The costs of government and funding council policies on dealing with "failing" further education colleges are "huge and indefensible", researchers have concluded in a report.
The Further Education Funding Council's handling of the crisis at Bilston Community College left the public with a Pounds 65 million bill, says the report.
Bilston was "devastated" by the government's sudden decision in 1997 to withdraw the demand-led element of FE funding, covering the costs of rapid expansion, and to clampdown on franchising in the sector.
The impact was such that by the end of March 1998, the college came within two days of being unable to pay its Pounds 1.3 million payroll, says the report from Keele University education researchers Stephen Whitehead and Paul Goddard-Patel. A "sense of siege" pervaded Bilston as management decided to challenge the FEFC and tried to make up a Pounds 3.5 million cut in funding through additional commercial activities.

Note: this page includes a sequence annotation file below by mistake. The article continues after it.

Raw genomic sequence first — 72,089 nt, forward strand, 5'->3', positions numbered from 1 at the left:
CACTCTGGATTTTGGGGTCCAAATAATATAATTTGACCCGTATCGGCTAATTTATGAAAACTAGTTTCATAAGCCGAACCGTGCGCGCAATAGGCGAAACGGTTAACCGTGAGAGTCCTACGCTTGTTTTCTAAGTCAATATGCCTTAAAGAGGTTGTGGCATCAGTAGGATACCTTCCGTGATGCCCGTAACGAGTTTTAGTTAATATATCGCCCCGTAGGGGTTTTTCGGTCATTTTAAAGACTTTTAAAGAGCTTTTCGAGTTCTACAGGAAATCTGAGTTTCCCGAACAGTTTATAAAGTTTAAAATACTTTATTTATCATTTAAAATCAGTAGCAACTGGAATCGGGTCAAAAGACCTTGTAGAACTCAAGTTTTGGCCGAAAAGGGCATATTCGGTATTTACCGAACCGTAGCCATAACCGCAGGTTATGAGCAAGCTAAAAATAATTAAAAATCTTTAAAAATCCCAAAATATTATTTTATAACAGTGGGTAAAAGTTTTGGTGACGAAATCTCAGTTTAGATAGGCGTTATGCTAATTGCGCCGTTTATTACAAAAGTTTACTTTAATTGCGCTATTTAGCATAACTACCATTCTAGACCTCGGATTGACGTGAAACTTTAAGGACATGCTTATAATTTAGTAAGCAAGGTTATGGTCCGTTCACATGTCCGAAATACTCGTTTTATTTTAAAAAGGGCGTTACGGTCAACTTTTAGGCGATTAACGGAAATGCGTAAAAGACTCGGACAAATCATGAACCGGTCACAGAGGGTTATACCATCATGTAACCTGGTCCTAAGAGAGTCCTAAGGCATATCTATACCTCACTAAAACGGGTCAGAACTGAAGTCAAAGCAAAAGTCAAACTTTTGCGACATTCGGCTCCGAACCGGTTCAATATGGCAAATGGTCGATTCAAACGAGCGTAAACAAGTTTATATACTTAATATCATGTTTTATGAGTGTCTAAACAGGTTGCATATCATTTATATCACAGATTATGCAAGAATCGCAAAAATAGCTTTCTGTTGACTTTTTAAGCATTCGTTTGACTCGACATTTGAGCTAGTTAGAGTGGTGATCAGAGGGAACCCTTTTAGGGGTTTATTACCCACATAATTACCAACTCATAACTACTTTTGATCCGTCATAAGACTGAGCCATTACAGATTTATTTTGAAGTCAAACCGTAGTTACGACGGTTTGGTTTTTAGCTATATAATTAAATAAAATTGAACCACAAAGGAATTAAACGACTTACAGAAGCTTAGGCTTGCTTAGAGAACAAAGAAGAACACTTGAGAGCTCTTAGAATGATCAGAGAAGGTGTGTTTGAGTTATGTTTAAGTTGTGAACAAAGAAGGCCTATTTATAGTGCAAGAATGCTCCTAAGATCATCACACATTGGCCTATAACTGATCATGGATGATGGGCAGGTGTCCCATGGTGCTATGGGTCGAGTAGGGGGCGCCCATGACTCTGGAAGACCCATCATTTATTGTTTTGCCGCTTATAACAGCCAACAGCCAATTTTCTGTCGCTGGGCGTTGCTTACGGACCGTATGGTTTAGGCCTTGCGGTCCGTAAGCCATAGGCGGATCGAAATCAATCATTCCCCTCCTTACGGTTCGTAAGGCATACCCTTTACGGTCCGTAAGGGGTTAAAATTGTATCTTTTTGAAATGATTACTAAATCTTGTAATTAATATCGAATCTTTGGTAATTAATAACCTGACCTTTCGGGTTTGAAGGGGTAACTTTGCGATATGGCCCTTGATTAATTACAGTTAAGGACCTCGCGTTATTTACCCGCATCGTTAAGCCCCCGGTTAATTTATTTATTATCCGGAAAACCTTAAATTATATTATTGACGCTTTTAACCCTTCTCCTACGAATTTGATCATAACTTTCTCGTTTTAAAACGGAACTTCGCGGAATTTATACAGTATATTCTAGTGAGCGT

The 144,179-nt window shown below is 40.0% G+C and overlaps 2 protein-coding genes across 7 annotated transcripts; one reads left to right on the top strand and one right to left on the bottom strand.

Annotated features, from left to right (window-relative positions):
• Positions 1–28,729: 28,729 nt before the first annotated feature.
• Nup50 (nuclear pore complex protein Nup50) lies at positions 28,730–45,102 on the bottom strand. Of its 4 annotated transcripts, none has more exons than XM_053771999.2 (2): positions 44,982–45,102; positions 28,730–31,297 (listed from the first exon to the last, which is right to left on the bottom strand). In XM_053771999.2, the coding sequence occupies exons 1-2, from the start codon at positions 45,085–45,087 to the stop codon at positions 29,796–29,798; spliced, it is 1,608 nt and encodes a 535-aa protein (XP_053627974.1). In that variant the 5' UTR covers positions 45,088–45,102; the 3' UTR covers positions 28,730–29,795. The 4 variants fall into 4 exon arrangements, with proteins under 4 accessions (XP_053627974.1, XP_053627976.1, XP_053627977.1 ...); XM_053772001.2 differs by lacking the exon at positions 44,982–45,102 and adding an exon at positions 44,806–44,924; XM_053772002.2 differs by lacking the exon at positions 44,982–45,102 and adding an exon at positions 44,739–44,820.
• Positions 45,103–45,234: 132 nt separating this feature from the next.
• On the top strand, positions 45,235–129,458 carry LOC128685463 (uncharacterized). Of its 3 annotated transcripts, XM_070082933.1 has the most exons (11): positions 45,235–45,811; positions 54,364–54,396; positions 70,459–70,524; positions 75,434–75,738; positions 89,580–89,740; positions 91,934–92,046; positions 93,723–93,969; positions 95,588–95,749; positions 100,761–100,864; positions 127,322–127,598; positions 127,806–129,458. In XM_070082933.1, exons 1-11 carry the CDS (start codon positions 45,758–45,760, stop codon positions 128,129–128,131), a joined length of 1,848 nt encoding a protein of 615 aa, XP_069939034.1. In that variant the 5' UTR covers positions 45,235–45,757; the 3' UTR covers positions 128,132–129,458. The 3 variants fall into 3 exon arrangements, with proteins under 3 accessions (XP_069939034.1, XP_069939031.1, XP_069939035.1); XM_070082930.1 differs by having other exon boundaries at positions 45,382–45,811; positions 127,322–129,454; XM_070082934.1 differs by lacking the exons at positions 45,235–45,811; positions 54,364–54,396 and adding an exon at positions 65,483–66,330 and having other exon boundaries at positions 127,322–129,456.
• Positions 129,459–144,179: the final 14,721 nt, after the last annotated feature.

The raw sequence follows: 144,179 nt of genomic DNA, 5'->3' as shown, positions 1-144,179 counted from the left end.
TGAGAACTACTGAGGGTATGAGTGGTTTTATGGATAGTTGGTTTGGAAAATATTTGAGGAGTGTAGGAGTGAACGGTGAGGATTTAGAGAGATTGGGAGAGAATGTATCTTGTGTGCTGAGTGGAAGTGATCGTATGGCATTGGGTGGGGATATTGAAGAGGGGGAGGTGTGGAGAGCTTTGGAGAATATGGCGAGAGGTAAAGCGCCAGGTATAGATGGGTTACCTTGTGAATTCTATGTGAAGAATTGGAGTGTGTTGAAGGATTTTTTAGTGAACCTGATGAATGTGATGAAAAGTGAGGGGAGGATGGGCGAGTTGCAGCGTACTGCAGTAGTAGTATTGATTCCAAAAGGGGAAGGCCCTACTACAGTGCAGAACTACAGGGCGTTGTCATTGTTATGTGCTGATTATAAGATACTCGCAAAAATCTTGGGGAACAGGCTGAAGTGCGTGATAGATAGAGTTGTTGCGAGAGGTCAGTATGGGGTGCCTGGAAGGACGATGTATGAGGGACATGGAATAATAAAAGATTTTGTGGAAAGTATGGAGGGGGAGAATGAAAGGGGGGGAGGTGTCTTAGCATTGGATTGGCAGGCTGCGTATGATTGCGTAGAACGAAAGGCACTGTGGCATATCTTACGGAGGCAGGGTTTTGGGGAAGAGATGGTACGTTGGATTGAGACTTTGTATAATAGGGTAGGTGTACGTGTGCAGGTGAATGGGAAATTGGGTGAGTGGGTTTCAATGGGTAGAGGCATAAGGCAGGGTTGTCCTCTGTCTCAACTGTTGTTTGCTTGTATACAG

In response, the FEFC applied pressure and ordered an audit of Bilston's claims for funding. The auditors, Deloitte and Touche, noted that the college had had to deal with a change in funding rules from 1995 to 1997. The FEFC suggested that Deloitte and Touche withdraw its report and then commissioned audits from other firms.
The researchers conclude that the college was allowed to fail and its management forced to resign "to demonstrate to all that the government meant to be tough on failure and tough on the causes of failure".
The Bilston crisis cost about Pounds 10 million in write-off debts, Pounds 15 million due to its collapse, Pounds 8 million in redundancy payouts, Pounds 1 million in professional fees, Pounds 1 million in takeover costs and Pounds 30 million in safeguarding recurrent funding.
The report says the experience shows that the market ideology introduced to FE by the Tories and continued by Labour in a refined form has been a "huge and indefensible" public cost.